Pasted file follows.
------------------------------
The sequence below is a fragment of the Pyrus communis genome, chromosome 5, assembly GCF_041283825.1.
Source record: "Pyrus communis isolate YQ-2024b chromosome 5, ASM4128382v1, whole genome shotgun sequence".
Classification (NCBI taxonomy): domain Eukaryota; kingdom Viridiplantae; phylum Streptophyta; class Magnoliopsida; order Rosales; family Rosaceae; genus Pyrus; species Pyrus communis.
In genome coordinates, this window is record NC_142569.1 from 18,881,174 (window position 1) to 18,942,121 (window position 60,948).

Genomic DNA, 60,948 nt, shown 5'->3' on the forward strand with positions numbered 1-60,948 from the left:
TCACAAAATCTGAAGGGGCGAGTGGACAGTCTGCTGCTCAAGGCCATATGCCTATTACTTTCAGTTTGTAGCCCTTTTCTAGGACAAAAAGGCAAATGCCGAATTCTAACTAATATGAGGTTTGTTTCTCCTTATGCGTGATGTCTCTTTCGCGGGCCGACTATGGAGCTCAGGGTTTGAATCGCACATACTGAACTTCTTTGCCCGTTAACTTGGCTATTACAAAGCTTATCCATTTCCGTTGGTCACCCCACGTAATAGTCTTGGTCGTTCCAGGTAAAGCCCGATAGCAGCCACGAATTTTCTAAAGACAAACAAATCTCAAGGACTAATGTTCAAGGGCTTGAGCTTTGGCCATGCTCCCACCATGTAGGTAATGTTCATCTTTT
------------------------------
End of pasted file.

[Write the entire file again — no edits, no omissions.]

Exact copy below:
The sequence below is a fragment of the Pyrus communis genome, chromosome 5, assembly GCF_041283825.1.
Source record: "Pyrus communis isolate YQ-2024b chromosome 5, ASM4128382v1, whole genome shotgun sequence".
Classification (NCBI taxonomy): domain Eukaryota; kingdom Viridiplantae; phylum Streptophyta; class Magnoliopsida; order Rosales; family Rosaceae; genus Pyrus; species Pyrus communis.
In genome coordinates, this window is record NC_142569.1 from 18,881,174 (window position 1) to 18,942,121 (window position 60,948).

Genomic DNA, 60,948 nt, shown 5'->3' on the forward strand with positions numbered 1-60,948 from the left:
TCACAAAATCTGAAGGGGCGAGTGGACAGTCTGCTGCTCAAGGCCATATGCCTATTACTTTCAGTTTGTAGCCCTTTTCTAGGACAAAAAGGCAAATGCCGAATTCTAACTAATATGAGGTTTGTTTCTCCTTATGCGTGATGTCTCTTTCGCGGGCCGACTATGGAGCTCAGGGTTTGAATCGCACATACTGAACTTCTTTGCCCGTTAACTTGGCTATTACAAAGCTTATCCATTTCCGTTGGTCACCCCACGTAATAGTCTTGGTCGTTCCAGGTAAAGCCCGATAGCAGCCACGAATTTTCTAAAGACAAACAAATCTCAAGGACTAATGTTCAAGGGCTTGAGCTTTGGCCATGCTCCCACCATGTAGGTAATGTTCATCTTTT